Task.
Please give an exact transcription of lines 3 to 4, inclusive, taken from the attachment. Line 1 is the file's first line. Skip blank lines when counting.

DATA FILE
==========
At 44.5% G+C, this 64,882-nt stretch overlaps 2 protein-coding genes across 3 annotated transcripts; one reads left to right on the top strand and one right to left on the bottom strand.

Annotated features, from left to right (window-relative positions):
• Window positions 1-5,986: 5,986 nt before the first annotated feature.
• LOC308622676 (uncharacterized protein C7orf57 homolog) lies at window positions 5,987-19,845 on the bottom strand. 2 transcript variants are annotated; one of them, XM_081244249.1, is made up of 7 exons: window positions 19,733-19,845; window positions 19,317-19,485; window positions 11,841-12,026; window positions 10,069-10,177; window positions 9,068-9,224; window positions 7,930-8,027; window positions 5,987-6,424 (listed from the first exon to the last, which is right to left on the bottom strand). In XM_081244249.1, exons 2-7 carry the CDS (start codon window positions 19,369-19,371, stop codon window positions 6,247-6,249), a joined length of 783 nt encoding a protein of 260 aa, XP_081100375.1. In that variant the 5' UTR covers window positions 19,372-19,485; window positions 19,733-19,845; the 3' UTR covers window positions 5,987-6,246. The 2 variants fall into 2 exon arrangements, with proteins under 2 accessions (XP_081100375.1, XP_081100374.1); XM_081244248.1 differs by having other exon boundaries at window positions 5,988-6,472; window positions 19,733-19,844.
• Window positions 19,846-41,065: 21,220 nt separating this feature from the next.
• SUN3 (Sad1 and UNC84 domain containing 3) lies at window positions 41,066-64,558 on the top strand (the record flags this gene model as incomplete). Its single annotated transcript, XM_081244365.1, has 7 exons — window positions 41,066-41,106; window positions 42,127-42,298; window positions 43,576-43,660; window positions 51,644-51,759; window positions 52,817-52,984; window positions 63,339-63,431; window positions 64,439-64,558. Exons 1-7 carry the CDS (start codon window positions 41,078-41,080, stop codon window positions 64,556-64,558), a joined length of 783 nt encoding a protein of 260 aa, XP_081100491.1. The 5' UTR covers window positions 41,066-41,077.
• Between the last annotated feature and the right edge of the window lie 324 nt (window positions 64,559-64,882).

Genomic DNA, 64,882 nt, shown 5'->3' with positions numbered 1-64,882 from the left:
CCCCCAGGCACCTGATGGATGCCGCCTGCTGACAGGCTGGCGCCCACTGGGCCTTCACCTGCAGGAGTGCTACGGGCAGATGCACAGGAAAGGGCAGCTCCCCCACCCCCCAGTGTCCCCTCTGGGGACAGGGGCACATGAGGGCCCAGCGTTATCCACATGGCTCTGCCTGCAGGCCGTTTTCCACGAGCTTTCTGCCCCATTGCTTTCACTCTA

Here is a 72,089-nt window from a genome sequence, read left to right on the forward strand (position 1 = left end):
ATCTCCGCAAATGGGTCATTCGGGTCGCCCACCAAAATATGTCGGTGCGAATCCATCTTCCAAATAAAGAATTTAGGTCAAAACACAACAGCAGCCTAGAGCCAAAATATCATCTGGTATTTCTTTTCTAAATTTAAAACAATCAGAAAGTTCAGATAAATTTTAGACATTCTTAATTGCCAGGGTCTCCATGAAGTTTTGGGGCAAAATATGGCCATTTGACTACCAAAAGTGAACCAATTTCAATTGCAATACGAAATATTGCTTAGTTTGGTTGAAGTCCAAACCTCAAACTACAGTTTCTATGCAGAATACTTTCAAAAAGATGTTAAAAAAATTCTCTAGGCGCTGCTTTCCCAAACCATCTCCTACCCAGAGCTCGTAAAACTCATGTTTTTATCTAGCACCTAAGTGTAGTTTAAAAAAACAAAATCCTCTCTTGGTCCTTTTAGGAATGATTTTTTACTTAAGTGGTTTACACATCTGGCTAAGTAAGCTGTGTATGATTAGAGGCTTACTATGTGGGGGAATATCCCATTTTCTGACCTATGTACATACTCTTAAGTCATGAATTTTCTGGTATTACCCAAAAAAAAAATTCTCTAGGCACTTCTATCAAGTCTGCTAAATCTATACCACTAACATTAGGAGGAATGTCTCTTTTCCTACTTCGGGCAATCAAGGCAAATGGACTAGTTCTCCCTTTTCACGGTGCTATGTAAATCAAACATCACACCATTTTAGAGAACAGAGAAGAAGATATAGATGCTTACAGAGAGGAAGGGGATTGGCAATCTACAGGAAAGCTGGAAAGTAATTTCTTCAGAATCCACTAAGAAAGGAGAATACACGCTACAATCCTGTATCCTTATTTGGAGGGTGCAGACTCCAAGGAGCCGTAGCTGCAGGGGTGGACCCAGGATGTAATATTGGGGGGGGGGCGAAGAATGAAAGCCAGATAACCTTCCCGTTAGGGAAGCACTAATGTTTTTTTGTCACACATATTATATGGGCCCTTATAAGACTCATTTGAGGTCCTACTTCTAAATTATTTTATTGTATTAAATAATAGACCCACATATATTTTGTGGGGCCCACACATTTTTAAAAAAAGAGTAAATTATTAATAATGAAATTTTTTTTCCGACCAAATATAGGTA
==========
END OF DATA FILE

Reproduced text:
• Window positions 1-5,986: 5,986 nt before the first annotated feature.
• LOC308622676 (uncharacterized protein C7orf57 homolog) lies at window positions 5,987-19,845 on the bottom strand. 2 transcript variants are annotated; one of them, XM_081244249.1, is made up of 7 exons: window positions 19,733-19,845; window positions 19,317-19,485; window positions 11,841-12,026; window positions 10,069-10,177; window positions 9,068-9,224; window positions 7,930-8,027; window positions 5,987-6,424 (listed from the first exon to the last, which is right to left on the bottom strand). In XM_081244249.1, exons 2-7 carry the CDS (start codon window positions 19,369-19,371, stop codon window positions 6,247-6,249), a joined length of 783 nt encoding a protein of 260 aa, XP_081100375.1. In that variant the 5' UTR covers window positions 19,372-19,485; window positions 19,733-19,845; the 3' UTR covers window positions 5,987-6,246. The 2 variants fall into 2 exon arrangements, with proteins under 2 accessions (XP_081100375.1, XP_081100374.1); XM_081244248.1 differs by having other exon boundaries at window positions 5,988-6,472; window positions 19,733-19,844.